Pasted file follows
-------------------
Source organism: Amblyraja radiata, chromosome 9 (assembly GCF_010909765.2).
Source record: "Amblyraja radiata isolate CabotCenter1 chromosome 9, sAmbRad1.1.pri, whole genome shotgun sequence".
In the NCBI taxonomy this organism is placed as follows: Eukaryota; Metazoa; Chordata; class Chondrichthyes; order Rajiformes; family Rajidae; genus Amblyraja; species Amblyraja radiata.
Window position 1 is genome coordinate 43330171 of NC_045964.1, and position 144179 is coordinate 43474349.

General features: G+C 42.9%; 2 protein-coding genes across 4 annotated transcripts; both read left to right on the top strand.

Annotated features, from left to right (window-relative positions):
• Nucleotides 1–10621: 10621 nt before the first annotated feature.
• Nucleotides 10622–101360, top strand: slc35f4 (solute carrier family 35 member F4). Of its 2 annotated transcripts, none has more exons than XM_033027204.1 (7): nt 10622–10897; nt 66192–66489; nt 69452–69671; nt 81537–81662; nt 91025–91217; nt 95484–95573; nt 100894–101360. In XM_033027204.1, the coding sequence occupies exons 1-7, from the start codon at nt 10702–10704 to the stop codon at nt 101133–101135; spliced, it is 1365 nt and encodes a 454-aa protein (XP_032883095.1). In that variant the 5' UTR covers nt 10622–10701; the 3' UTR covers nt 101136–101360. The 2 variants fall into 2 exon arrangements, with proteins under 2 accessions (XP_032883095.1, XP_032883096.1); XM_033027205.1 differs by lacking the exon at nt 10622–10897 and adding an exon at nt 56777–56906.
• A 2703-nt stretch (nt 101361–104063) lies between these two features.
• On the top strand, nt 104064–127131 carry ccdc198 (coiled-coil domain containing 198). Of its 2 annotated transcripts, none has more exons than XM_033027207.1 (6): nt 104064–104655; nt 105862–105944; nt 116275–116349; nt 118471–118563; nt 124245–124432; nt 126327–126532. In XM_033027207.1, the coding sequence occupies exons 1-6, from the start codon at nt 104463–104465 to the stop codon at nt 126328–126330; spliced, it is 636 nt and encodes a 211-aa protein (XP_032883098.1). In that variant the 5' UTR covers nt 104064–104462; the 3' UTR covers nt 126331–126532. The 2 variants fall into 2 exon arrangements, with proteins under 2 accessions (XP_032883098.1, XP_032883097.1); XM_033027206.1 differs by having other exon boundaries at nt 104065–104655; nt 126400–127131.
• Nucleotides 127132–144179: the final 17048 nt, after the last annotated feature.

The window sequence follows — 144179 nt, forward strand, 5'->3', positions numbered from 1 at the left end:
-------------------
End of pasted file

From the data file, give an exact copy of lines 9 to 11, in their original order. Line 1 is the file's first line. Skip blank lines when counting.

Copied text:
• A 2703-nt stretch (nt 101361–104063) lies between these two features.
• On the top strand, nt 104064–127131 carry ccdc198 (coiled-coil domain containing 198). Of its 2 annotated transcripts, none has more exons than XM_033027207.1 (6): nt 104064–104655; nt 105862–105944; nt 116275–116349; nt 118471–118563; nt 124245–124432; nt 126327–126532. In XM_033027207.1, the coding sequence occupies exons 1-6, from the start codon at nt 104463–104465 to the stop codon at nt 126328–126330; spliced, it is 636 nt and encodes a 211-aa protein (XP_032883098.1). In that variant the 5' UTR covers nt 104064–104462; the 3' UTR covers nt 126331–126532. The 2 variants fall into 2 exon arrangements, with proteins under 2 accessions (XP_032883098.1, XP_032883097.1); XM_033027206.1 differs by having other exon boundaries at nt 104065–104655; nt 126400–127131.
• Nucleotides 127132–144179: the final 17048 nt, after the last annotated feature.